Wallis' Blog

My Journey from Wall Street To & Through Flatiron School

3 Lessons From the Financial Crisis for Learning to Code

1) Don’t settle for a superficial level of understanding.

To really know something, you have to dive into the details, test your assumptions and understand what it is that you don’t know. It’s “easy” to listen to a pitch about subprime mortgage-backed securities and hear “enhanced yield” and “low risk” because of “product structure” and then think that you understand subprime mortgage-backed securities. It’s also pretty easy to do a few online tutorials about HTML/CSS, Javascript, Ruby, etc. and think that you have a decent understanding of what’s going on. In both cases you’d be wrong.

Diving into the material, understanding the details and challenging yourself to discover just how much you DON’T know is the hard part that ultimately leads to really, truly knowing something. Not that you will ever know everything, but you will know enough to be effective if you push yourself to dive deeper and commit the time and effort to really learn.

2) If you don’t truly, completely understand something…ask a question.

There’s a natural human instinct not to risk “looking stupid”. This usually results in fewer questions being asked. A room full of bright, hard-working people can listen to a presentation on something, a few questions will be asked, and at the end a number of people will still have a bunch of questions that have gone unanswered…because they were never asked.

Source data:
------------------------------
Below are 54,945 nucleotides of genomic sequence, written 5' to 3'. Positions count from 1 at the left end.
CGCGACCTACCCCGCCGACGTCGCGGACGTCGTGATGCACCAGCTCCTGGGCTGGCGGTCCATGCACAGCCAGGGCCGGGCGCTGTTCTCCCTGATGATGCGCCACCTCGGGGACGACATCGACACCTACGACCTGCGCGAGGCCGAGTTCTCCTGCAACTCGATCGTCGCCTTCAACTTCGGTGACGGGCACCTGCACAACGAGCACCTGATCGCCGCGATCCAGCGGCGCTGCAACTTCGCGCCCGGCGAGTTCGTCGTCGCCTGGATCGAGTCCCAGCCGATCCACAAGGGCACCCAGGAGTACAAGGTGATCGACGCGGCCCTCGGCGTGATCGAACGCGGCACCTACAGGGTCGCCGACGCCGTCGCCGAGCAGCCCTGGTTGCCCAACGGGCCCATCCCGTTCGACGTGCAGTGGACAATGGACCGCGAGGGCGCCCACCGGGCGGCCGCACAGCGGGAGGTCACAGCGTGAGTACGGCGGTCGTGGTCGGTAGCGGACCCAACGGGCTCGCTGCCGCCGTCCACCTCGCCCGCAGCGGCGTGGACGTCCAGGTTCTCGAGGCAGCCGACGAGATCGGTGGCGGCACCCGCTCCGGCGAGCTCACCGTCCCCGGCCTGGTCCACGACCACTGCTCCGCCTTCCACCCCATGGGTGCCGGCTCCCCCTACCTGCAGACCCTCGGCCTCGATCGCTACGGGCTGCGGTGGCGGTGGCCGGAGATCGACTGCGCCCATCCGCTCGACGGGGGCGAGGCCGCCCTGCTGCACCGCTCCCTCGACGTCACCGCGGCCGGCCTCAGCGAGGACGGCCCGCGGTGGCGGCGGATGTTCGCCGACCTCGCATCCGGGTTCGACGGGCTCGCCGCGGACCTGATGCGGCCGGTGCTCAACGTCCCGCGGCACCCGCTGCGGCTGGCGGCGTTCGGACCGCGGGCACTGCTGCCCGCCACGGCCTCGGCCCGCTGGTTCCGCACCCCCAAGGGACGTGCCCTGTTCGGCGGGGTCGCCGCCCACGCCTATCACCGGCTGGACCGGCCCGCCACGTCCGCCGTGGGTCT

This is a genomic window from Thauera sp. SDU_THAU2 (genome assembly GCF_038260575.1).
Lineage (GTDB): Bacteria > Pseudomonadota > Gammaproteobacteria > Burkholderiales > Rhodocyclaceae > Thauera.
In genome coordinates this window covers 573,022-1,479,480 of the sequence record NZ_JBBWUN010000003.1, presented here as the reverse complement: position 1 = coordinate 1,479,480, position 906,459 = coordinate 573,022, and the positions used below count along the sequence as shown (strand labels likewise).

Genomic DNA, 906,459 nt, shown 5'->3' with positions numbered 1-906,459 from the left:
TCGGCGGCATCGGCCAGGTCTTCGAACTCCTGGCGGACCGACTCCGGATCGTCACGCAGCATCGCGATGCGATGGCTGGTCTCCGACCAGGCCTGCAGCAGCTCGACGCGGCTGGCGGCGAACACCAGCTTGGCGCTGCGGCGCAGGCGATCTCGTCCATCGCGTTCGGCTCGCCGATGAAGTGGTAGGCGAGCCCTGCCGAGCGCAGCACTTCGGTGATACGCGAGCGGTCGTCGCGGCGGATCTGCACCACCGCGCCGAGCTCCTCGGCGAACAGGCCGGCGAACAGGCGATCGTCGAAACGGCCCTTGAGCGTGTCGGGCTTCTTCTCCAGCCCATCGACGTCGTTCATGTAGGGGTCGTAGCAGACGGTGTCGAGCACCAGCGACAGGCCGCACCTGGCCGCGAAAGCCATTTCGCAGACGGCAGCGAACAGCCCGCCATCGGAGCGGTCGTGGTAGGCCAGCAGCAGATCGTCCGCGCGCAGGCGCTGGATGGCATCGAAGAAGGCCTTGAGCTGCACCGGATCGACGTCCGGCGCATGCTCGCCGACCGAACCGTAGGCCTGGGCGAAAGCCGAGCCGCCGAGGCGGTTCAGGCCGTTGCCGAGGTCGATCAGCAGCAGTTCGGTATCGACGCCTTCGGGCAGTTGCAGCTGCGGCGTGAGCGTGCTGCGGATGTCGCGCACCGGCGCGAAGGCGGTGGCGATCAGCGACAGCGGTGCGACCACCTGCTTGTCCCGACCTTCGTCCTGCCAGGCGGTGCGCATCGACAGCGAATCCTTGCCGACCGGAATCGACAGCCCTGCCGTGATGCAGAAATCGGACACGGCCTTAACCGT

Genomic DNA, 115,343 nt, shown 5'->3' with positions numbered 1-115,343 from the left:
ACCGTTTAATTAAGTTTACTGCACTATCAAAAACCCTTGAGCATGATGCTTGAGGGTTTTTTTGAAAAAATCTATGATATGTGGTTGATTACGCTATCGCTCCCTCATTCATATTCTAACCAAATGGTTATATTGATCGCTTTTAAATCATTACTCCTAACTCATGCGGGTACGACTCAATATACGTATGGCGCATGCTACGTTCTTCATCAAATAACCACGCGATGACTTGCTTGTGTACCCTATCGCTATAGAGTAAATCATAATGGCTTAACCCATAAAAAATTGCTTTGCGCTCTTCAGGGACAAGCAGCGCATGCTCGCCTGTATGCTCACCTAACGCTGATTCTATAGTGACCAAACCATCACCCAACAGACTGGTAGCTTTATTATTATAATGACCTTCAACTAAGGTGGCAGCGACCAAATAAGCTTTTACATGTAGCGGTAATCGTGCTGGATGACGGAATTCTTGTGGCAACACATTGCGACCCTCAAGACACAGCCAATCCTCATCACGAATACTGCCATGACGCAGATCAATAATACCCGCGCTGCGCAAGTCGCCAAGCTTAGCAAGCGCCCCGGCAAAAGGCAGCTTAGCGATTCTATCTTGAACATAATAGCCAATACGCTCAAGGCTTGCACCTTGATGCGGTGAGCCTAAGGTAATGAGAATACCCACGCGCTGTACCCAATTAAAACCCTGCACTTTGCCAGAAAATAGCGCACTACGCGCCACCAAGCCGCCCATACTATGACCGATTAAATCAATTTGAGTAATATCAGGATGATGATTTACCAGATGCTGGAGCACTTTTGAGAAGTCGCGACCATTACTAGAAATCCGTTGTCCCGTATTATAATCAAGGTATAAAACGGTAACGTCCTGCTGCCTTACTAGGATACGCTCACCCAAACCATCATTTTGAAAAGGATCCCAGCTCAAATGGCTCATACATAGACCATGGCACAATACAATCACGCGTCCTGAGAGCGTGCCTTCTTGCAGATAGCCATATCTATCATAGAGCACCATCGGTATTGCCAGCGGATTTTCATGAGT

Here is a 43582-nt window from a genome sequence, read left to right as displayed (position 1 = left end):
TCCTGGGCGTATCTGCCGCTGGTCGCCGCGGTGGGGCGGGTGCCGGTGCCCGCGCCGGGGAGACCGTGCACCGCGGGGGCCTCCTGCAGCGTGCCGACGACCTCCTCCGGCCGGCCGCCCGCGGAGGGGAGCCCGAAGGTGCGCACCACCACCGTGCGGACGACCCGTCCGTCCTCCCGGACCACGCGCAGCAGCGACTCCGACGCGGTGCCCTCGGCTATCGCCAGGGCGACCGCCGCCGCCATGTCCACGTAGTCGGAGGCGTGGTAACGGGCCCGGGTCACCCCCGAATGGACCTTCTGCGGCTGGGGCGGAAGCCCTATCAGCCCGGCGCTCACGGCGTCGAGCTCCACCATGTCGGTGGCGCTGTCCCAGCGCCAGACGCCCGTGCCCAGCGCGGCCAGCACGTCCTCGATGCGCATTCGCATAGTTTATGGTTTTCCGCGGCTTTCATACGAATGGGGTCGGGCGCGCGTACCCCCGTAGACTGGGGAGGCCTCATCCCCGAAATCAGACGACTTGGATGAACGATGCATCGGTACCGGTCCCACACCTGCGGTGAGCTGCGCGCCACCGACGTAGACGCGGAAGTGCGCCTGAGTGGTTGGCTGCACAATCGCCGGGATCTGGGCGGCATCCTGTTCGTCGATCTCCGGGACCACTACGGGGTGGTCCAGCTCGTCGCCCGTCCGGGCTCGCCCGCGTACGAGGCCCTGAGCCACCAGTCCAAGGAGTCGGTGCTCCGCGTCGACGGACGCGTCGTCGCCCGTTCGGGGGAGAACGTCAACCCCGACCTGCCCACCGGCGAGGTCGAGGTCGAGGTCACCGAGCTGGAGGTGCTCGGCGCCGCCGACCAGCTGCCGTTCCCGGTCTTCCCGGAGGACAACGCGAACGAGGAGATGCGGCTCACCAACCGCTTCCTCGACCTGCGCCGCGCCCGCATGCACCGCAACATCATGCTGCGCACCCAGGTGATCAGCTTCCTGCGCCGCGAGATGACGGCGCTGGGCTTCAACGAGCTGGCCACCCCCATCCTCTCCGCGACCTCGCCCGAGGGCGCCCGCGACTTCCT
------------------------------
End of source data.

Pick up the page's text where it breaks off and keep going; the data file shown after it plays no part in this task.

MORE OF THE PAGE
I’ve been in a lot of investor meetings and brokerage meetings where assertions are made, explanations are given, and everyone sounds quite intelligent. But 99%+ of the time that something hasn’t quite made sense to me or added up and I asked a question, an interesting thing happened: either (most of the time) I learned something and it was a completely positive & constructive experience or (more often than should be the case) it became clear that the people making the assertions didn’t really have more than a superficial level of understanding themselves.

So what happened the rest of the time? The old adage “there’s no such thing as a stupid question” is definitely false, but….so what? Arguing that you shouldn’t ask a question b/c there’s some probability that it’s stupid is like arguing that you should never eat fresh fruits & vegetables b/c some of them are contaminated with e coli. The benefits of just doing it far outweigh the risks.

3) Work hard but keep yourself balanced & healthy.

During intense periods with long hours, a lot to do, and constant flow of new things flying your way it’s easy to get sucked into a relentless rhythm of too little sleep and too much caffeination. After existing in this state for awhile it starts to feel normal, even oddly empowering and exciting. But beware this feeling of turbo-charged productivity – that caffeine-and-adrenaline-fueled working frenzy can work fine for a short period of time, but it’s no more sustainable over a 12 week programming course than it was over a multi-month financial crisis.

The truth is, you’re not of much use to anyone (including yourself) if you’re amped up on a week+ of 4 hours/night of of sleep, 3+ daily cappuccinos and whatever Costco-sized package of caffeinated beverages you’ve polished off. Extreme exhaustion has been shown to have a similar effect on driving ability as intoxication, and quality of one’s work product is no exception - keep yourself reasonably rested and maintain some semblance of a “normal” rhythm, whatever that is for you.